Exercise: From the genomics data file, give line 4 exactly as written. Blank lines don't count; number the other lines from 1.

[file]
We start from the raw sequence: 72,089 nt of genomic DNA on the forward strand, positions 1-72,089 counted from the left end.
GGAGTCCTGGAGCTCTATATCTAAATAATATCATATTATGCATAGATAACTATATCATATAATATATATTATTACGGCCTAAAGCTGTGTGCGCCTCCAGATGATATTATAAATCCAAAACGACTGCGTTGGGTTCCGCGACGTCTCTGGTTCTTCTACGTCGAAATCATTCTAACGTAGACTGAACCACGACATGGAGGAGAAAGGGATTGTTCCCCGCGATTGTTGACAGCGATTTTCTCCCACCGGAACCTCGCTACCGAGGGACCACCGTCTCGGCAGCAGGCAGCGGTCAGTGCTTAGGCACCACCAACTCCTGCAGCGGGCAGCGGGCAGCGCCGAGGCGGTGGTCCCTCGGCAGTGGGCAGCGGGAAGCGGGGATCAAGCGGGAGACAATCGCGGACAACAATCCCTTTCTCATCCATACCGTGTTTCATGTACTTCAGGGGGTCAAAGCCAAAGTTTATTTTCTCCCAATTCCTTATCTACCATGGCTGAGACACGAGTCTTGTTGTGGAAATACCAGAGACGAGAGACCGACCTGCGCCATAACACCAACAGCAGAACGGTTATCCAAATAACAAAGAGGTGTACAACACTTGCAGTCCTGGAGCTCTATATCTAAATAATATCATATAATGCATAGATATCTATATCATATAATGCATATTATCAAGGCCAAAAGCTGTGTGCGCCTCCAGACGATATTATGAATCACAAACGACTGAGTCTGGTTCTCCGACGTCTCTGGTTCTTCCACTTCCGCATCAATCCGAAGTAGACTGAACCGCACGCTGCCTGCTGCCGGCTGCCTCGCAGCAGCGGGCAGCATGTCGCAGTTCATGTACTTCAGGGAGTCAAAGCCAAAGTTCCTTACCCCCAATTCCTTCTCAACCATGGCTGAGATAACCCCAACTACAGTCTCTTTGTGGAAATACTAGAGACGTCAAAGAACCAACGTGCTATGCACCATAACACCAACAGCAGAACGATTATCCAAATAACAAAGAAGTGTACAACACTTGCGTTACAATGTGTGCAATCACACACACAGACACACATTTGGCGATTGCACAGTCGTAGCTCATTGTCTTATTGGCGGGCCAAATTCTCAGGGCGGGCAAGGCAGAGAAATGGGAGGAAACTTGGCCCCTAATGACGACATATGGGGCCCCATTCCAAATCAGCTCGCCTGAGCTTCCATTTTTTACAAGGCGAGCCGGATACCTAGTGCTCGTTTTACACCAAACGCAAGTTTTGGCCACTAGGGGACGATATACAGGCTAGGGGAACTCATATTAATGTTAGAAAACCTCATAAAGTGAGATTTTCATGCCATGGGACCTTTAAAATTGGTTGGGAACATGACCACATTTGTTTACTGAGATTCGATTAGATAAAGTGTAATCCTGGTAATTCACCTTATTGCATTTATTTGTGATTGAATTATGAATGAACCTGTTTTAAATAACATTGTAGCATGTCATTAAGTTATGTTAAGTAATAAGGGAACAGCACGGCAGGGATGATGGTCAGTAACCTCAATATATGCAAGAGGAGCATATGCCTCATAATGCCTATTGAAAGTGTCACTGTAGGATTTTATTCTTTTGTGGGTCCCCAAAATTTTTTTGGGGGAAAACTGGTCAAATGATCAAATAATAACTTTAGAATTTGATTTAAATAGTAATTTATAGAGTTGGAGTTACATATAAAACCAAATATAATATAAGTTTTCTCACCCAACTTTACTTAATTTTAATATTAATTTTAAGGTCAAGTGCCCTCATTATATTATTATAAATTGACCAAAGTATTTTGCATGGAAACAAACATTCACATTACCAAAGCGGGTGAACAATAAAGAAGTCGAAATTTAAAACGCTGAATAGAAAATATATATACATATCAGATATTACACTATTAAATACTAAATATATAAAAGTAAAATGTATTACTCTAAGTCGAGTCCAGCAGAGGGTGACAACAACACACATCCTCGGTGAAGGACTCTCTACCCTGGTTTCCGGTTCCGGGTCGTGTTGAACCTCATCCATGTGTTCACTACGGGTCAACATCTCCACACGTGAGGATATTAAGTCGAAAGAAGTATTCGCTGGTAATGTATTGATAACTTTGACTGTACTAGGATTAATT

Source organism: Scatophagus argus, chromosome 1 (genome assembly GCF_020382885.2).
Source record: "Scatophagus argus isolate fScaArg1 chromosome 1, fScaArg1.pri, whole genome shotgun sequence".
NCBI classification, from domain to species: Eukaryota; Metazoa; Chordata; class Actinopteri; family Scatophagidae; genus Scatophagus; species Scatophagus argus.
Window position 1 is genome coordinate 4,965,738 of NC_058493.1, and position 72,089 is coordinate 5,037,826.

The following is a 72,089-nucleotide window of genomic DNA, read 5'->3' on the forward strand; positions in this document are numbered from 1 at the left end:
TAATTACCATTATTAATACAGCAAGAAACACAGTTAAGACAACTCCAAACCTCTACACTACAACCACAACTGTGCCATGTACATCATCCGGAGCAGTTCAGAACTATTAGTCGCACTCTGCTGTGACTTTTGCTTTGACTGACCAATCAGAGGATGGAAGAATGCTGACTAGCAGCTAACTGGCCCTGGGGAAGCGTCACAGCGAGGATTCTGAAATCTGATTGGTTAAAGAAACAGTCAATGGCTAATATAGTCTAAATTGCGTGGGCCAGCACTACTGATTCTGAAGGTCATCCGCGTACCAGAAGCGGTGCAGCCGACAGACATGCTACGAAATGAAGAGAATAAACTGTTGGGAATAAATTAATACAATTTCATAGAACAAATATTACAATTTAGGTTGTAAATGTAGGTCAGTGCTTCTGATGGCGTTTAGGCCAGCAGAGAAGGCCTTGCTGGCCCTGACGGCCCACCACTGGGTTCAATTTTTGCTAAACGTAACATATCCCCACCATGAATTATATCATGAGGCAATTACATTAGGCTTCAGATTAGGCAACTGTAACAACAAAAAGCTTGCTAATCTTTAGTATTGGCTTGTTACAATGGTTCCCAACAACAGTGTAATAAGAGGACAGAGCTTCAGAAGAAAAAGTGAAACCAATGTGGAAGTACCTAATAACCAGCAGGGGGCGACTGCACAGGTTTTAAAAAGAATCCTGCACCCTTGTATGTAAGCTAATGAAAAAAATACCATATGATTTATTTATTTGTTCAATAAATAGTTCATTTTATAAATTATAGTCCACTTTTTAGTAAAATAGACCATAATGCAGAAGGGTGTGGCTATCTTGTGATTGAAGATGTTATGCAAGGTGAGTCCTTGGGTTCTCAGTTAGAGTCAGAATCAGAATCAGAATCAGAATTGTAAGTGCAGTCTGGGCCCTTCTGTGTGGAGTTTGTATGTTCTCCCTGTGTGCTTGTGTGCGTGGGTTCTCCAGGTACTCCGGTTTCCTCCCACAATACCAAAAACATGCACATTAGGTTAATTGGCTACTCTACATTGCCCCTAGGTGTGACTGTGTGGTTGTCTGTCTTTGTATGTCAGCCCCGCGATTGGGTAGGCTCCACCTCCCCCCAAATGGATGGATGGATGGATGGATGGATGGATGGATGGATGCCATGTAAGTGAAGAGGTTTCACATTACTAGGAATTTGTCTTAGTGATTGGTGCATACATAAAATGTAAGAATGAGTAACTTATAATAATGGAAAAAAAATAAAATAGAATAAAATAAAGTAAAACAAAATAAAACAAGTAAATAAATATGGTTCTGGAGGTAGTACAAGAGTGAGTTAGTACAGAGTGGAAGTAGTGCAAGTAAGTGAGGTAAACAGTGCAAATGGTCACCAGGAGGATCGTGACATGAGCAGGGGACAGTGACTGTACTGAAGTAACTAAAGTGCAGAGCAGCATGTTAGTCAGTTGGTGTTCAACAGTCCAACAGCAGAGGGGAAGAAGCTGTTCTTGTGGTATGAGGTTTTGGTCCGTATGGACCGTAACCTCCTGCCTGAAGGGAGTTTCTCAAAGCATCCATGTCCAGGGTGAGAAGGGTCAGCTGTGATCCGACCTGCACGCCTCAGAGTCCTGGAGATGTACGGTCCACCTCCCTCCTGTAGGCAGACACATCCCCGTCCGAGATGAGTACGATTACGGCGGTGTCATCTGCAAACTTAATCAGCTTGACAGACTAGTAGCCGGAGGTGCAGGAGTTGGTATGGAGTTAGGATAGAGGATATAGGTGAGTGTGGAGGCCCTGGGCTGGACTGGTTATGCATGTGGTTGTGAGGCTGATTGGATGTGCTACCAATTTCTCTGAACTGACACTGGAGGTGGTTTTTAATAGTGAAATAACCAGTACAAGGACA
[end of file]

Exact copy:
Source record: "Scatophagus argus isolate fScaArg1 chromosome 1, fScaArg1.pri, whole genome shotgun sequence".